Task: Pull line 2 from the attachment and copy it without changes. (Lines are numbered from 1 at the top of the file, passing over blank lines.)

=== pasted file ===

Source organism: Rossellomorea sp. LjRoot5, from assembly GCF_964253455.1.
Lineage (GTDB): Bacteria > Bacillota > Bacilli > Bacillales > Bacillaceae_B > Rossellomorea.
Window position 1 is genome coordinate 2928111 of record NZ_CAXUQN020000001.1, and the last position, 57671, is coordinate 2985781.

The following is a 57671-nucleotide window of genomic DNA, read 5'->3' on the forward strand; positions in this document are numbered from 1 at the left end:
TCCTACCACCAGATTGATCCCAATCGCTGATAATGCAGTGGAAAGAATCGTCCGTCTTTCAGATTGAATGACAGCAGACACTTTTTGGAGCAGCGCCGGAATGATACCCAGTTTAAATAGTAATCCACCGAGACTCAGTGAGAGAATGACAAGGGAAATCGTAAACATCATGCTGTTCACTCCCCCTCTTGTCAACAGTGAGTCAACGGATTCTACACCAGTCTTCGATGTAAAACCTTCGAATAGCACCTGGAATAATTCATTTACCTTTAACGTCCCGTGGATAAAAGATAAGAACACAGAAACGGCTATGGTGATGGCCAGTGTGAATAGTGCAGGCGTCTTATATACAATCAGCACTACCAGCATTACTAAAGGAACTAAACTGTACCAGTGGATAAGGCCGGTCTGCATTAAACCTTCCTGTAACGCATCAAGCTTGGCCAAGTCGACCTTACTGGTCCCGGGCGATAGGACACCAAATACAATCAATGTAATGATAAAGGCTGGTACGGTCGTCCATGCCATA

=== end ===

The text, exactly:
Lineage (GTDB): Bacteria > Bacillota > Bacilli > Bacillales > Bacillaceae_B > Rossellomorea.